3 Ways to Better Partner with Parents This Week
In ministry, it can be tough to partner with parents.
I always think to myself: “Man, I want to partner with parents better. But they always seem so busy. And they never actually say it, but they give the vibe that they’d prefer me to be the spiritual caregiver for their kids…instead of them.”
The challenge is in breaking through the busyness, and helping parents realize that they are the most important spiritual caregiver that their kids have, whether they’re intentional about it or not.
I still often have the feeling that we need to partner with parents better, but here are 3 things we do that have been really effective:
Reverse the Conversation to Partner with Parents
(This concept comes from a great resource you may want to check out: parentministry.net)
But the idea is that you take time on Sunday during Large Group, Small Groups, and Checkout to challenge kids to talk with their parents about God.
In Large Group it can be something as simple as: “If you heard from God today, make sure you let your parents know, so they can talk with you about it!”
In Small Group the leader could simply say: “Make sure you let your parents know if you heard from God today, and ask them to pray with you about your prayer requests.”
During checkout, to really help kids reverse the conversation, we give them a slip of paper with a fun question (Like “What’s your favorite thing about summer?”) and a spiritual question (Like “Why did you start following Jesus?”).
When we give it to them, we say: “Make sure you ask your parents these questions on the way home.”
(You can learn more about this, and see an example in this post: 1 Simple Way to Get Families to Have a Spiritual Talk on the Drive Home)
Use Small Group Leaders at Check-In and Check-Out to Partner with Parents
We were struggling with connecting parents with Small Group leaders, so we started having Small Group Leaders hangout in the foyer where parents dropped off and picked up their kids.
They don’t check kids in; their only job is to keep an eye out for the kids in their Small Group and greet them when they come.
Then at checkout, the Small Group Leaders give the kids from their group the slip of paper with the 2 questions and the parents a Family Devo.
It’s maybe 30 seconds of interaction on either end, but it let’s parents know who’s sowing into their kids on a consistent basis, and begins a relationship.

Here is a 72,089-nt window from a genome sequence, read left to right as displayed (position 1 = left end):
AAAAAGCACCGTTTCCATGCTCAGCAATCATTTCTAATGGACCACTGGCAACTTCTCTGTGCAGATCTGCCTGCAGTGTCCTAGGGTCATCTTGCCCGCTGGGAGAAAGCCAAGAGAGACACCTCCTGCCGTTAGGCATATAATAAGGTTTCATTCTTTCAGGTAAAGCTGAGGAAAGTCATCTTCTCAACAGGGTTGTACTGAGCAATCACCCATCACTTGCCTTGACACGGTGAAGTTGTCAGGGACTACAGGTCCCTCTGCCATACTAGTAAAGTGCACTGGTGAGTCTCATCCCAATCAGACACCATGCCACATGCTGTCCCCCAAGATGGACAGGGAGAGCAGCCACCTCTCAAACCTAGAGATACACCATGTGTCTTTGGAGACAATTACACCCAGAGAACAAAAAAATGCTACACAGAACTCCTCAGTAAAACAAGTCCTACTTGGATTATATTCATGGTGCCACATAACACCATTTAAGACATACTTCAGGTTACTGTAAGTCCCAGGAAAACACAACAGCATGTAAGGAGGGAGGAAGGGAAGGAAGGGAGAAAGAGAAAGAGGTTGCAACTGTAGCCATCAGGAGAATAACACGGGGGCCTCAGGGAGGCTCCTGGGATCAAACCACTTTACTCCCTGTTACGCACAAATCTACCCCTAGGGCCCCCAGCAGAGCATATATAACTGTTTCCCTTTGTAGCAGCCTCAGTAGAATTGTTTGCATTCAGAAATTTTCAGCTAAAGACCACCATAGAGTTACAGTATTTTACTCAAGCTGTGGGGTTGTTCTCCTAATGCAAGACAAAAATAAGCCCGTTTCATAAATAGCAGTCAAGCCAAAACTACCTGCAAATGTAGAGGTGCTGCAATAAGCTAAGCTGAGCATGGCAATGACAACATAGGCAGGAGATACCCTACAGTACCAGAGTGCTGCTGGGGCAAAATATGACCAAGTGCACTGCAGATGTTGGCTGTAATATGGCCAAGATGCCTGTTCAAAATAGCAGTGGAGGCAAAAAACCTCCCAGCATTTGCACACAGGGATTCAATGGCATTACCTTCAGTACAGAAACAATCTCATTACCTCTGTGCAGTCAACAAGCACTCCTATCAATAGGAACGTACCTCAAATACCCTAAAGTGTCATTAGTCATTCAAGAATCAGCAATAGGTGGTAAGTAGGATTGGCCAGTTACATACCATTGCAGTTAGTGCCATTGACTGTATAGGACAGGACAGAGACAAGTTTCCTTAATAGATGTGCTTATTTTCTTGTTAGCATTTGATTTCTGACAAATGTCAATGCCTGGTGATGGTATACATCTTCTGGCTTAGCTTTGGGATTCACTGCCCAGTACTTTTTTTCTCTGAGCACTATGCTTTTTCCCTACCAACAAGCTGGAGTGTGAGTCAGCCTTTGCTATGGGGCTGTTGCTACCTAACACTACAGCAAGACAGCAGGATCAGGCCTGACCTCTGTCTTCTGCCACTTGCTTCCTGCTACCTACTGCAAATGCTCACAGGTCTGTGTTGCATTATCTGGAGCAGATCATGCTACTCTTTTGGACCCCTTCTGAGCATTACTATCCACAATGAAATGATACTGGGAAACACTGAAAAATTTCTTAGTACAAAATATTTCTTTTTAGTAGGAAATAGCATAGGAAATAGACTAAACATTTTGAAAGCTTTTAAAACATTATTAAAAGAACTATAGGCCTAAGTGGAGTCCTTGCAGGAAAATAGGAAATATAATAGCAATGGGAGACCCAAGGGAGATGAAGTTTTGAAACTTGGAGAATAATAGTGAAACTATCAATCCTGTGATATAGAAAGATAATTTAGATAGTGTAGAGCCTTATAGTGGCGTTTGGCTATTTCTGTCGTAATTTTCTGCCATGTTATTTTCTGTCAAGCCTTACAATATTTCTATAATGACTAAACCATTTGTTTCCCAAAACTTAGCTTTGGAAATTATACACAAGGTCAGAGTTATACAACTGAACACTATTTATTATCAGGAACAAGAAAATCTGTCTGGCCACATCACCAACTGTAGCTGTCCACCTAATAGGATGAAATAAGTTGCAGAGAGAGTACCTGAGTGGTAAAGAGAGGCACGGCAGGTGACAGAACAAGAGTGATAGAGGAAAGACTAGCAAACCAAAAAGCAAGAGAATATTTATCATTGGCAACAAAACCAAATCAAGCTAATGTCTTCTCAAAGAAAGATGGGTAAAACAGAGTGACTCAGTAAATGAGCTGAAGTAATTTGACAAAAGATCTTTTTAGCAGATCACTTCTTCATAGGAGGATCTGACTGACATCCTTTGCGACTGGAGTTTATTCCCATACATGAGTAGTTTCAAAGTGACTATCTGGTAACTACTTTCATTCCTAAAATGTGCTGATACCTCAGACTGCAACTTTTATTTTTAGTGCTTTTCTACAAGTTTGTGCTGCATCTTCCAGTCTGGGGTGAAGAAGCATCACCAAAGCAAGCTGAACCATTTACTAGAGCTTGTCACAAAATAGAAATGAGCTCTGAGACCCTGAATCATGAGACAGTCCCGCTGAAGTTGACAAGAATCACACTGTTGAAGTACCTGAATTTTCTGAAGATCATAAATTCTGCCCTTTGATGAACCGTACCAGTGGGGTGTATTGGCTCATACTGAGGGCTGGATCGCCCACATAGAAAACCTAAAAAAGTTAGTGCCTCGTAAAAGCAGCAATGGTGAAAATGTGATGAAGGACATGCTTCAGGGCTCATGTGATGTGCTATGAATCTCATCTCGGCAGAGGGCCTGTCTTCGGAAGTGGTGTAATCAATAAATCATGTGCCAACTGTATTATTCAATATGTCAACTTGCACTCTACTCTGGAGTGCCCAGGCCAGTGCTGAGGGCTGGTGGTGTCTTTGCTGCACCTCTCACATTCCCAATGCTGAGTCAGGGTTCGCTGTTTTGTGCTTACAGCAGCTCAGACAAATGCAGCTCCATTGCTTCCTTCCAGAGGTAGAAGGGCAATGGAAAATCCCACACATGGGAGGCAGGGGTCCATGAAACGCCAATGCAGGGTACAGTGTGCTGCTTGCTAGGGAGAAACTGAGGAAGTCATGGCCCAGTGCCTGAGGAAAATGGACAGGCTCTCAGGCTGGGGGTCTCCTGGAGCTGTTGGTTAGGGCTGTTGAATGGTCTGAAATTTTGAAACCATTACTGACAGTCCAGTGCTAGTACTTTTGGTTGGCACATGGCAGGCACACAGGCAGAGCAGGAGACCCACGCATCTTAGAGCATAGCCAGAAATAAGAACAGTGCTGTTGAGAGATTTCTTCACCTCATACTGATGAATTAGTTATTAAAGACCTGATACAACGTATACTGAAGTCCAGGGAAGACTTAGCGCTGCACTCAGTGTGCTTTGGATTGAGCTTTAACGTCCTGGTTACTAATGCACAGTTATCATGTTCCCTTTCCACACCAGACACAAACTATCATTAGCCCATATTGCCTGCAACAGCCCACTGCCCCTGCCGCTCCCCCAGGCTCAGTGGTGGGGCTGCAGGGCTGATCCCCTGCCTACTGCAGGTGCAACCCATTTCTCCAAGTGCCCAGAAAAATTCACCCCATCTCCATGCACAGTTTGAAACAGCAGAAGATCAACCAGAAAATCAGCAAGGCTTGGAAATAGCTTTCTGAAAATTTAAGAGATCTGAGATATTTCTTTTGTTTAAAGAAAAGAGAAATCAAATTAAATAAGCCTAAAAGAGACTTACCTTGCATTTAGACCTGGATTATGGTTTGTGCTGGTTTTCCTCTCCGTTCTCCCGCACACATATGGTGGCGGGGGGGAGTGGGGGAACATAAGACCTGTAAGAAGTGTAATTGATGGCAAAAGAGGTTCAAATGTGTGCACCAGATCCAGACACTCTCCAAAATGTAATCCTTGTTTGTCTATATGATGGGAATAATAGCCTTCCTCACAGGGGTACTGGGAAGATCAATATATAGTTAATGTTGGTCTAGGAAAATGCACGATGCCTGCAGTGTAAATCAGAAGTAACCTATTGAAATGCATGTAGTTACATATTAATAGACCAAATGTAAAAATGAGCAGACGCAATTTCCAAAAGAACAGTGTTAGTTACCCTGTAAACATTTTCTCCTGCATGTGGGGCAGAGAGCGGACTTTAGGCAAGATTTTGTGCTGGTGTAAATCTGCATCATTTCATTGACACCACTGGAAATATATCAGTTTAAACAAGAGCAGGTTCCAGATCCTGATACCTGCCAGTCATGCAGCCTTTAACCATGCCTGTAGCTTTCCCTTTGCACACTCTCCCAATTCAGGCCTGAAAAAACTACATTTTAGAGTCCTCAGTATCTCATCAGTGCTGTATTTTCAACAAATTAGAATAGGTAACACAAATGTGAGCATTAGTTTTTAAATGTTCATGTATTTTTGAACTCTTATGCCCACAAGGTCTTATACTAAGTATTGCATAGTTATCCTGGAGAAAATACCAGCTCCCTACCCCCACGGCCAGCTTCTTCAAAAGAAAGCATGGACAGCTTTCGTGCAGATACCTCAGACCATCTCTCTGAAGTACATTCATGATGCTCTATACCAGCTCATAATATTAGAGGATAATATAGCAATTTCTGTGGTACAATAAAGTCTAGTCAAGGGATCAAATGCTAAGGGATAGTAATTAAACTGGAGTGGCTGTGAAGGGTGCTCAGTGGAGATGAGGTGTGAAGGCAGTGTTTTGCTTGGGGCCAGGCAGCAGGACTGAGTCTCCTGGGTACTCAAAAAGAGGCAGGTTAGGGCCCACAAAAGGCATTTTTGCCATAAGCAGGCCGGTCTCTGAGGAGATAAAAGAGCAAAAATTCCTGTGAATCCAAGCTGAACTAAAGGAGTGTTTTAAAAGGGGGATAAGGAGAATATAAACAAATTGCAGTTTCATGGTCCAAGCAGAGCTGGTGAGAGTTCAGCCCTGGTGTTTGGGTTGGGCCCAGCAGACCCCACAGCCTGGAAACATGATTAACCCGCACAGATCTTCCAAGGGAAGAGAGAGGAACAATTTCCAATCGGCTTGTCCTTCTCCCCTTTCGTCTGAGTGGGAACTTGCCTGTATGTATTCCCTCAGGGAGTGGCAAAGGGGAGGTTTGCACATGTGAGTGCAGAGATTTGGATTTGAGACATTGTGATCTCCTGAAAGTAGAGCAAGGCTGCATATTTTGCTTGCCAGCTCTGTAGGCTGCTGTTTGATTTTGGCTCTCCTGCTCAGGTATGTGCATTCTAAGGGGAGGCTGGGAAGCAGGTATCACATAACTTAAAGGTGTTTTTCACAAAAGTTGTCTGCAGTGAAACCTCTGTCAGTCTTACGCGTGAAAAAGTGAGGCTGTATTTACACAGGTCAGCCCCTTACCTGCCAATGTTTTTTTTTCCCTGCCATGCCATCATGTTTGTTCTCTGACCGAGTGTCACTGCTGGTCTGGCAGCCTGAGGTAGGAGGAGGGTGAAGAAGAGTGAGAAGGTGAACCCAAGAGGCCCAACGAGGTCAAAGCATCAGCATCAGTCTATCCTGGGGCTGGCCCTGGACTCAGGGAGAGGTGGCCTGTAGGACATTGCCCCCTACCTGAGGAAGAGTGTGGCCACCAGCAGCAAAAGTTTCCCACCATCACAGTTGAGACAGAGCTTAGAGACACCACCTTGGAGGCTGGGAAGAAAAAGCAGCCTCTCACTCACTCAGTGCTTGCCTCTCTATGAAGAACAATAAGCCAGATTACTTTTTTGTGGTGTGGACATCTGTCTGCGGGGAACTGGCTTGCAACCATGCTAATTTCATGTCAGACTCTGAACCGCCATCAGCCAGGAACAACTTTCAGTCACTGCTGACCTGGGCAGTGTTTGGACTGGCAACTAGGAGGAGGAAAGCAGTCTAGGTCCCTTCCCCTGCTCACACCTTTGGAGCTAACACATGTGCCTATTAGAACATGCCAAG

(To help Parents and Small Group Leaders really build, deep, meaningful relationships (which takes more than a week) check out this post: A Way to Partner with Parents Digitally AND Personally)
Email Value Adding Content to Partner with Parents
I know, I know, you’ve probably heard this one a million times, and maybe it’s worked well or it hasn’t; either way just hear me out.
When you send emails that are mainly informational (i.e. “Camp is coming up,” “We have this event this month,” “Remember to sign up for VBS,” etc.) you aren’t really doing anything to partner with parents.
Don’t get me wrong, information is good, but it has to be secondary to value adding content.
What I mean by value adding content is that you’re emailing stuff to parents that helps them be better at parenting.
For example, every Sunday afternoon, we schedule an email that has 4 value adding aspects, and 1 informational aspect.
Value add 1: A helpful parenting video or podcast
Value add 2: A digital copy of our Family Devo
Value add 3: A button for parents to ask questions and share prayer requests
Value add 4: A helpful parenting article
Informational aspect 1: The most important announcement for the current month.
Here’s a screenshot of the email:
We use mailchimp.com to send emails, which is a free email campaign service.
(If you have a MailChimp account, you can use this link to download the template above if you’d like to use it: https://us2.admin.mailchimp.com/templates/share?id=6796930_8561f3c765802593142f_us2)
So those are the 3 things, which can all be put in place in less than a week.
If you think they’d help you partner with parents better in your context, then go for it!
Have a question or want to share some simple and effective ways you partner with parents? Leave a comment.
And as always, it would be super helpful if you shared this post using the buttons below or on Facebook!
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